A device according to the invention for drying rice according to a method as described above comprises at least one temperature sensor and at least one moisture sensor for determining the temperature and the moisture of the drying climate.

Preferably, the at least one temperature sensor and moisture sensor are assigned a control unit or regulating unit which is programmed or programmable so as to permit drying rice according to a method as described above.

It is particularly advantageous when a library, in which glass transition data and rice data, in particular glass transition data of rice, particularly preferably data concerning the moisture content in equilibrium with the surrounding air, are provided, is connected or connectable to the control unit or the regulating unit.

The drying means is preferably assigned a control unit or regulating unit by which the moisture and the temperature of a drying climate can be controlled or regulated.

The drying means preferably comprises a device for determining a glass transition of the rice.

The control unit or the regulating unit for controlling or regulating the drying climate is preferably assigned a library, in which glass transition data and/or data concerning the moisture content in equilibrium with the surrounding air are provided.

The invention furthermore relates to a method for operating a device as described above, the device being controlled or regulated so that during intended use of the device for drying rice, a total duration ttot of the drying process of less than 300 min, preferably less than 240 min, particularly preferably less than 200 min is achieved and more particularly preferably less than 180 min. Particularly preferably, a total duration ttot of the drying process of less than 120 min is achieved.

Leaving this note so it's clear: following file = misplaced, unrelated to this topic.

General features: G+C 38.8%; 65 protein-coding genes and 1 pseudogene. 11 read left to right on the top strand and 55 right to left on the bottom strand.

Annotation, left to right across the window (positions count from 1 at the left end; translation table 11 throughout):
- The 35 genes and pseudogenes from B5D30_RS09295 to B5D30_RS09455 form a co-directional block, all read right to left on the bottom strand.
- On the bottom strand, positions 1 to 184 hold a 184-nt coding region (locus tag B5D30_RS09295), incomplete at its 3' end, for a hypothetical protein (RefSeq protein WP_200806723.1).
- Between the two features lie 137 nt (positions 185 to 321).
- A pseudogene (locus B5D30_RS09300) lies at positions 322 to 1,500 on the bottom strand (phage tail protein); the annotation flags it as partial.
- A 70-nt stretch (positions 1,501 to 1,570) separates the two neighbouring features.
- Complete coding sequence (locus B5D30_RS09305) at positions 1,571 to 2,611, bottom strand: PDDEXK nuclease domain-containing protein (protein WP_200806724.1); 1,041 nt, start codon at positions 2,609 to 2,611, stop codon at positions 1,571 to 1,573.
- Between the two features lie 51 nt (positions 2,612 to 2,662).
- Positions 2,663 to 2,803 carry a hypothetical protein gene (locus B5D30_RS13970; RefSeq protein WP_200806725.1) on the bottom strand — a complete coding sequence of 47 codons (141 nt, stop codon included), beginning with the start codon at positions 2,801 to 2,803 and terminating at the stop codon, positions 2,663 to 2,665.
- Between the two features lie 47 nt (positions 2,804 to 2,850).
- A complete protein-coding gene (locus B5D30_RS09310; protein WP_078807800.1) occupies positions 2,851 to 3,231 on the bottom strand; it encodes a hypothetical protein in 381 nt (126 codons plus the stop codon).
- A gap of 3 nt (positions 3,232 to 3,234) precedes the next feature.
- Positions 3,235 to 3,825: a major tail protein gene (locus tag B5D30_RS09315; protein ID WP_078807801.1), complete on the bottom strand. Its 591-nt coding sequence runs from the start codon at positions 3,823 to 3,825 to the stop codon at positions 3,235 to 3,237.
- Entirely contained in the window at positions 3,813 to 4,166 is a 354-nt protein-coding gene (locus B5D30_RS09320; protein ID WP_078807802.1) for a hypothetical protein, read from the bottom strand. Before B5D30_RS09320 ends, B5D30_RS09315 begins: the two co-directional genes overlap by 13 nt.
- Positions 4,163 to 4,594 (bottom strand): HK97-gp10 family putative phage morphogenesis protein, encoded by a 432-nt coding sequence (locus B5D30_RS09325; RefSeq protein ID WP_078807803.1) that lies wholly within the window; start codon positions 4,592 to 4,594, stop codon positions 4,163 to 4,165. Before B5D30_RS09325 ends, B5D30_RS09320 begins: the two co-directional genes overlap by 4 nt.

Other advantages, features and possible applications of the invention may be found in the following examples with the aid of Tables 1 and 2 and FIGS. 1 and 2.

Table 1 shows drying conditions which may be applied in a drying device according to the invention.

TABLE 1
Surface state of the TRHtState in the T/U diagram
grains of rice[° C.][%][min]according to Figure 1
viscoelastic607560A
viscoelastic707560B
viscoelastic807560C